“Many thanks to Lisa Rodrigues for sharing the letter below – it’s a compassionate and insightful piece on #depression” – Gareth Presch
This is a version of a letter I have submitted to the wonderful Recovery Letters. The last time I had depression, I couldn’t read anything at all for weeks, which for a voracious reader like me is a sign of something being wrong. But I did remember reading about these letters on Twitter, and when I could, I made myself read some of them. I then found myself doing so again many times. These and a book, Depressive Illness: the curse of the strong by Dr Tim Cantopher, offered tiny rays of hope as gradually, I began to realise that they were saying something directly to me about how I would get better. I hope my letter may help somebody else. Someone perhaps like you?
Thank you so much for opening this letter. You probably won’t be reading much (if anything) at the moment. So I need to grab your attention.
I want to tell you something. I have been where you are, or my own version of it. Depression (or whatever you prefer to call how you are feeling at the moment) is different for each of us. And there are different sorts. But that really doesn’t matter. What makes you and me similar is the utter awfulness of our experience. The weariness, even exhaustion, and yet inability to sleep. Lying awake for hour after endless hour, either alone or next to a partner who you can’t tell about the darkness of your thoughts. How pointless everything seems, especially in the mornings. How things you used to look forward to seem trivial and too much effort. How worried you are about things you used not to worry about, and even more worried over things that were worrying you already. And how loathsome and undeserving you feel, in every possible way.
Let me tell you a secret. When I was last ill, not all that long ago, I wanted to be dead. I even felt jealous of people with terminal illnesses like cancer because they had a reason for staying in bed and dying and people wouldn’t think badly of them for it. And yet at the same time, I didn’t really believe I was ill. I went along with my psychiatrist and GP because I thought I must, and I didn’t have the energy to argue with them. But inside, I was convinced I was a lazy, work-shy, cowardly, incompetent, self-obsessed waste of space.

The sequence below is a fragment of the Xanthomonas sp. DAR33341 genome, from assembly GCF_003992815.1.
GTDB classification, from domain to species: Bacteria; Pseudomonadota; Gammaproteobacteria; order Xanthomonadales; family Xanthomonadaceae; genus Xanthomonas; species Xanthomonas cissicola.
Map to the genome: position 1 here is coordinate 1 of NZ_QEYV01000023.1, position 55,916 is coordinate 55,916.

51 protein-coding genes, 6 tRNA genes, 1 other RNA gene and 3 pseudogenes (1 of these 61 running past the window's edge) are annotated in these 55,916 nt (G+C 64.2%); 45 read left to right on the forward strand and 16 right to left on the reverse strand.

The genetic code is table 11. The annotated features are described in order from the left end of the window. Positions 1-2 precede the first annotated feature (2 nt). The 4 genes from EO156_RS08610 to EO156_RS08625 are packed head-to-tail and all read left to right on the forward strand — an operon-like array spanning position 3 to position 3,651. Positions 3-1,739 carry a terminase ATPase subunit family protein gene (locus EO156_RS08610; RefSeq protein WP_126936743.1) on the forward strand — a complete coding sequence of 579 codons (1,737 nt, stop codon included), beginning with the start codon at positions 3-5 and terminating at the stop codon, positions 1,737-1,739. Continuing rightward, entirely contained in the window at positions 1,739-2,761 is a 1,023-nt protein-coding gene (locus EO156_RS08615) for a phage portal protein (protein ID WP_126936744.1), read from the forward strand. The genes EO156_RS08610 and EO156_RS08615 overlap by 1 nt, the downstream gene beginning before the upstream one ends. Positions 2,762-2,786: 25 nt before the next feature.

Now let’s talk about you. You are a wonderful person, with many fabulous and interesting things that make you who you are. It is just that you have lost sight of these for a little while. From my experience of the Big-D (and I’ve had it a number of times, each different in its own vile way), the special things that make you who you are will come back. It is just that the strength, patience and hope you need to wait for them to come back is exactly what depression takes away from you. So right now everything may feel impossible. I truly know that feeling.
Depression is an illness. It can actually be seen in the brain. It may get better on its own. But depending on how severe it is, that can take ages. However bad things seem right now, if you don’t seek help they could get worse. You may have already found that it helps to talk to a friend, or call a helpline. If not, however hard it feels, please think hard about giving this a try.
Your GP can help you very much. He/she will help you decide if you need medication and/or a talking therapy, or a referral to more specialist services. If you are prescribed them, the new antidepressant medications work with your body to help you heal. Yes, they have side-effects. But so do antibiotics and you would probably take those if you had a serious infection. People and websites who tell you that taking antidepressants is a sign of weakness honestly don’t know what they are talking about. Please don’t take advice from anyone who isn’t a qualified doctor. If you are prescribed medication, I hope you will consider taking it as it tells you, including avoiding the things it says you should avoid while you are on it. And if you are referred for a talking therapy, or a group, please give yourself a chance, however anxious you are, and give serious consideration to going along.
I could write pages and pages about how you WILL get better. But your concentration is probably not be great right now. Plus there are other lovely letters here that I hope you will also read. I just want to end with this. You will have good days and bad days. Slowly, you will notice that there are more good ones than bad ones. You will rejoice again in small things, like washing your face, a walk round the block, or the smile of a stranger. You will find things to do that give you a sense of achievement. I did jigsaw puzzles and very bad knitting. You can choose your own. Just make the tasks small and achievable. And relish what you have achieved.
Most of all, learn how to talk about how you are feeling. Bottling things up is rarely a good idea. And be kind to yourself. From my experience, this is the hardest thing of all. Learning to be kind to ourselves can be a lifelong project. But if you aren’t kind to yourself, it will be much harder to be kind to other people. So for that reason, it is really worth it.
Thank you and well done for reading this. It was a huge step. I wish you good luck on the rest of your journey. And please know this: you are not alone.
With my loving kindness for your gradual recovery
*The opinions expressed are the bloggers own and do not necessarily reflect the views of the World Health Innovation Summit.